A recent scientific study has found a correlation between the development of early-onset Parkinson’s disease and inadequate vitamin D levels.
Parkinson’s disease is an incurable disorder of the nervous system, with symptoms that include trembling hands, stiff muscles, digestive and urinary problems, and a decrease in dexterity and coordination. The average age of onset of the disease is 60, and when the disease appears before the age of 40 it is referred to as early-onset Parkinson’s disease. It is estimated that Parkinson’s affects approximately 5 million people worldwide, with 50,000 new Americans being diagnosed each year. Muhammad Ali, Michael J. Fox, and the Reverend Billy Graham are among the most famous people who have this disease.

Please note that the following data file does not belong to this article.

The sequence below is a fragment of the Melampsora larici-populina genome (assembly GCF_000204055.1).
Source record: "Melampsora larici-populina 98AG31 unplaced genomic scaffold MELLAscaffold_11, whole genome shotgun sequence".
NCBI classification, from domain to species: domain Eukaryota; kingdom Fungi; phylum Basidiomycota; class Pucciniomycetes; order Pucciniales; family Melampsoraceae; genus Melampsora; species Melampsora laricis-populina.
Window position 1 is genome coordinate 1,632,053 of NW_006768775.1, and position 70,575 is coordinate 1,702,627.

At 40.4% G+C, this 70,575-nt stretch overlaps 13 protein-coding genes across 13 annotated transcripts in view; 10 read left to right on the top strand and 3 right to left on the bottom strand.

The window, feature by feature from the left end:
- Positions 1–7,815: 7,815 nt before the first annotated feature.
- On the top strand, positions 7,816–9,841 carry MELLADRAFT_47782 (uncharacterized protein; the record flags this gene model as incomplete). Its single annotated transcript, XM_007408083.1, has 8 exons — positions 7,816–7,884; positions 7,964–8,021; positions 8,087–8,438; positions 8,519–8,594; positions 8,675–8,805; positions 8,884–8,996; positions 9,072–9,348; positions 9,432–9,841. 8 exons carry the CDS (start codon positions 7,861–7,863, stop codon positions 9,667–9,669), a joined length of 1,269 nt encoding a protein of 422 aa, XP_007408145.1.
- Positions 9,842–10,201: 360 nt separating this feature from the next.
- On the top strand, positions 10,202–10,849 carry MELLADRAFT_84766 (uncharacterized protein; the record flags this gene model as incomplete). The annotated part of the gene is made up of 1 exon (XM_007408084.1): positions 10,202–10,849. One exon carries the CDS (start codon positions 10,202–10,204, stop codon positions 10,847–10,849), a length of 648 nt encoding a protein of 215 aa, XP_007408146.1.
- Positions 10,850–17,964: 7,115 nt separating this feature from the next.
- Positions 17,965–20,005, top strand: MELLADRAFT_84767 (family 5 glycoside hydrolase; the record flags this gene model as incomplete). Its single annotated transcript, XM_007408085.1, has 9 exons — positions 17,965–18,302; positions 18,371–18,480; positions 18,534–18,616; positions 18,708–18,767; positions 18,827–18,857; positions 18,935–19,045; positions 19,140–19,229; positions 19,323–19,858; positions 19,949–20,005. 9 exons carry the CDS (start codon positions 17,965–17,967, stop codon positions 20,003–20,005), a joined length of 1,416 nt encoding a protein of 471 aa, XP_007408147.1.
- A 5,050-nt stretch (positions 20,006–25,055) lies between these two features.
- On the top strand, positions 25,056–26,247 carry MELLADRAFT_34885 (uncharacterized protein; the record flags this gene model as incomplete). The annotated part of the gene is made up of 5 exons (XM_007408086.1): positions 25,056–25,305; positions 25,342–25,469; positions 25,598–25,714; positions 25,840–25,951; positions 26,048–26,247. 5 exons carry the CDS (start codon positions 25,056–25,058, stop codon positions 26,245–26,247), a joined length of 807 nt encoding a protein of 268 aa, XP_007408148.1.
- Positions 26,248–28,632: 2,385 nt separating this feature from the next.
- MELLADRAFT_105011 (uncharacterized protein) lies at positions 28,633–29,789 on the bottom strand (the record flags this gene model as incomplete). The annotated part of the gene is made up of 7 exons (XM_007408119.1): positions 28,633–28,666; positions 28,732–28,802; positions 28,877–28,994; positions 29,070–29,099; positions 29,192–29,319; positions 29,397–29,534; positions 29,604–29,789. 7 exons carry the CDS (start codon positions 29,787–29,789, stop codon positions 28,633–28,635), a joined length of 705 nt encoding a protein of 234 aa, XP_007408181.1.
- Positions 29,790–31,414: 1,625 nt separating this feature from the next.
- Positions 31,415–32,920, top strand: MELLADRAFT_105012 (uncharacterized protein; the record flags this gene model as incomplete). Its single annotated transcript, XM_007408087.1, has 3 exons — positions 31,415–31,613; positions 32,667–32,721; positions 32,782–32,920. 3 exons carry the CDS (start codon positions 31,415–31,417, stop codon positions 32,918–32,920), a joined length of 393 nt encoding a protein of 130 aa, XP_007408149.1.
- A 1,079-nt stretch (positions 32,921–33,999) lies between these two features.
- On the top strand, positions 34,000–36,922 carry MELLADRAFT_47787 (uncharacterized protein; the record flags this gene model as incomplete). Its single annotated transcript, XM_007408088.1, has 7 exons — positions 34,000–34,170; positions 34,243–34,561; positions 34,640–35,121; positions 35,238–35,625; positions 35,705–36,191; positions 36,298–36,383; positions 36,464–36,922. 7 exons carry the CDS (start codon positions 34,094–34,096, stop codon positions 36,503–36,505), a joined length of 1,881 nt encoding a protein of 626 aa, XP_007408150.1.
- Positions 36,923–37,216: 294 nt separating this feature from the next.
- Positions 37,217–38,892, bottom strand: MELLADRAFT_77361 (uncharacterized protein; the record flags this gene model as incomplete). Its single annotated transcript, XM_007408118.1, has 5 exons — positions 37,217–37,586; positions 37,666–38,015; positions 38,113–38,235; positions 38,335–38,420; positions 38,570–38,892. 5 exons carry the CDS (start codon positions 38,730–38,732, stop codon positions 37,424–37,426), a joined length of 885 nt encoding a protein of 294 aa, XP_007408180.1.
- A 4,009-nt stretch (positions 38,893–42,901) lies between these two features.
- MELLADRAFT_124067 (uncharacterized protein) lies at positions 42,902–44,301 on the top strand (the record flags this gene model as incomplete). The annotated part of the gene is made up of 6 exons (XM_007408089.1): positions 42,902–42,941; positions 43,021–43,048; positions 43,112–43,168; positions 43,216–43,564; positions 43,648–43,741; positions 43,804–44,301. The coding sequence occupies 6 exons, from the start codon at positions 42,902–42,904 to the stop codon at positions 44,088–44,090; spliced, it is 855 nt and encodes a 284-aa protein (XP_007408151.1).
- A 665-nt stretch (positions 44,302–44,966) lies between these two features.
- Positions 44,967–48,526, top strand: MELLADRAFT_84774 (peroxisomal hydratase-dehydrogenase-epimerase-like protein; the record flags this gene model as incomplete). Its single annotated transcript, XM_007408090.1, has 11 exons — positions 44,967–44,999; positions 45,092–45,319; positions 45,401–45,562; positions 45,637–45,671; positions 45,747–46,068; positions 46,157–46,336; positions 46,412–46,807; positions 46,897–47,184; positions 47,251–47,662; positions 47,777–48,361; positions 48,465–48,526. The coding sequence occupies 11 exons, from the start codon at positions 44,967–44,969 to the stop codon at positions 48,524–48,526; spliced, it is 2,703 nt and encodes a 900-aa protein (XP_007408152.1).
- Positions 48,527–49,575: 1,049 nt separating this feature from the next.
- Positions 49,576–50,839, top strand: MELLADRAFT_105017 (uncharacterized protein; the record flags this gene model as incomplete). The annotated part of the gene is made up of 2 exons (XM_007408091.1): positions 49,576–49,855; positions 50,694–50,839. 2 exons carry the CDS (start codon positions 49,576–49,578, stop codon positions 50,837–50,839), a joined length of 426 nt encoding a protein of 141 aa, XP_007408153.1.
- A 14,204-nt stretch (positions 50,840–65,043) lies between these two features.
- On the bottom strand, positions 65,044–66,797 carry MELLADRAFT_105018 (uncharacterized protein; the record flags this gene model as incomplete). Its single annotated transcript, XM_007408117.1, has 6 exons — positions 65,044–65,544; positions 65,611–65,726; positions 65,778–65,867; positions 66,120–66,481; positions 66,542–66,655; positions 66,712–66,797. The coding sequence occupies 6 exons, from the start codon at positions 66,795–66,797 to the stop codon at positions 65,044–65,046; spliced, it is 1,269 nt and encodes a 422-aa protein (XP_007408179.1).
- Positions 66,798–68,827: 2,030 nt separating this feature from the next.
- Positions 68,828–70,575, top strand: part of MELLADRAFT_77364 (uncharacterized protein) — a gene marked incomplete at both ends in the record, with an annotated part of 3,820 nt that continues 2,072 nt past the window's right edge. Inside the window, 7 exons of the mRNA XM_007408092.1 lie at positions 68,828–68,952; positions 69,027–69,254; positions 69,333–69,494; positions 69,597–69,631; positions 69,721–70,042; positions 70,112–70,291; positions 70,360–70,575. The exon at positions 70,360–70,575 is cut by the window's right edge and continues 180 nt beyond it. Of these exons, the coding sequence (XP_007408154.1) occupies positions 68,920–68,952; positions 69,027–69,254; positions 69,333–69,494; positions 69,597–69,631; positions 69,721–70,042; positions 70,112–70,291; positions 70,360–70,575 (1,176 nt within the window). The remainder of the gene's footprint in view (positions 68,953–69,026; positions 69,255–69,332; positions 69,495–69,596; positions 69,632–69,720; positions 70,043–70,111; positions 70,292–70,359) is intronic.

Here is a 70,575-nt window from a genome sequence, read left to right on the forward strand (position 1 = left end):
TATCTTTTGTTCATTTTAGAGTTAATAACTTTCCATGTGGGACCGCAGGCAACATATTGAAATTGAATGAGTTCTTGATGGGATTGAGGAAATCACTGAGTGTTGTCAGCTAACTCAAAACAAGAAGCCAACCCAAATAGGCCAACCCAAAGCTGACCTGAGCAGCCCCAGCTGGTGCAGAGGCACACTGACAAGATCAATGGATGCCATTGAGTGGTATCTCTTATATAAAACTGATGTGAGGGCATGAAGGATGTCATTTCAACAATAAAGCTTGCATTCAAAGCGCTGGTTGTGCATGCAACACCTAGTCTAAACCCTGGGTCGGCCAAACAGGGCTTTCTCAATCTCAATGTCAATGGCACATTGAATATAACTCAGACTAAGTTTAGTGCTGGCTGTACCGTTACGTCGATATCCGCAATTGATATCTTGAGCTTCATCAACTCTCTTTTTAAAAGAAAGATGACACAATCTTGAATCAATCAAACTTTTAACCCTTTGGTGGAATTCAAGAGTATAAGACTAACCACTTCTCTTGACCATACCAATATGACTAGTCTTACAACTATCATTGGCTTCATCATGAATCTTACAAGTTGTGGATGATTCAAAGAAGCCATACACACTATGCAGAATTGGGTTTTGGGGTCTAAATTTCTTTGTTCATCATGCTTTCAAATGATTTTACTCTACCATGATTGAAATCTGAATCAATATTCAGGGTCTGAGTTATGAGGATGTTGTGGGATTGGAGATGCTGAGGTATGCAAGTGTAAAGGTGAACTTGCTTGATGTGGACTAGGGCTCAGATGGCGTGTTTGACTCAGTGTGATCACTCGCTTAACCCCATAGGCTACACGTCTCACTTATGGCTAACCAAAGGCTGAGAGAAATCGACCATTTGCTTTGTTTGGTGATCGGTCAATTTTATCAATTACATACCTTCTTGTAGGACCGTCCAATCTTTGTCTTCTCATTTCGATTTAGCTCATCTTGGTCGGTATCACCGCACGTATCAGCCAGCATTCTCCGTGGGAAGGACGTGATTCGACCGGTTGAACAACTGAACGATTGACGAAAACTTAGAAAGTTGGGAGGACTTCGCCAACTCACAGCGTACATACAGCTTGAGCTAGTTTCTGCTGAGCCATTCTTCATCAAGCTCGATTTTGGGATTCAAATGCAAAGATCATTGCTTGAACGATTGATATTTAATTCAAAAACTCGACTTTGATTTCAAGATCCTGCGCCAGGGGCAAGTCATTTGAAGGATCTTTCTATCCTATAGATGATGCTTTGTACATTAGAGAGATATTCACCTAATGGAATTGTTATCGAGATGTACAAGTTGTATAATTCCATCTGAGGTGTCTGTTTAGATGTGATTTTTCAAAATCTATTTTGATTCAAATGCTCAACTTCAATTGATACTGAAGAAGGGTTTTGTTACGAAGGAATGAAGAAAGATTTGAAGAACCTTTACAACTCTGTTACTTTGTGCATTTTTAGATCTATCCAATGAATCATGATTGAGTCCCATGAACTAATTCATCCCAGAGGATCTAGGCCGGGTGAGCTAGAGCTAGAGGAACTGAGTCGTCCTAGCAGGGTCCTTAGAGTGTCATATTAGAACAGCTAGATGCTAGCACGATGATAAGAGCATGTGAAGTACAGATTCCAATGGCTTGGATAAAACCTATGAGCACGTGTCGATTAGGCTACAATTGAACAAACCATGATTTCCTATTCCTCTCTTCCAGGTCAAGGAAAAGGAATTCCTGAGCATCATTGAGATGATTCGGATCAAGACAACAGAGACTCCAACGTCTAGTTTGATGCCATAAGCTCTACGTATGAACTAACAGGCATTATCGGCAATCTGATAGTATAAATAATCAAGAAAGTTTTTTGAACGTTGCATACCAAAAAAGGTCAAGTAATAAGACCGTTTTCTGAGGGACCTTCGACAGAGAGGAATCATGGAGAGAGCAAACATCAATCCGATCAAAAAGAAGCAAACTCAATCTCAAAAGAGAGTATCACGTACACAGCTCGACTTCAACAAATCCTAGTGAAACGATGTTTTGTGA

The article on Parkinson’s disease was published in the March 2011 issue of Archives of Neurology, a prestigious international peer-viewed journal that has been published since 1919. The study involved 157 subjects and lasted approximately 13 months; vitamin D levels were determined from blood samples. The authors found a relationship between low Vitamin D levels and early onset of Parkinson’s disease, and noted that their results were “similar to or higher than those reported in previous studies.”
Copyright ©2011 Charles Poliquin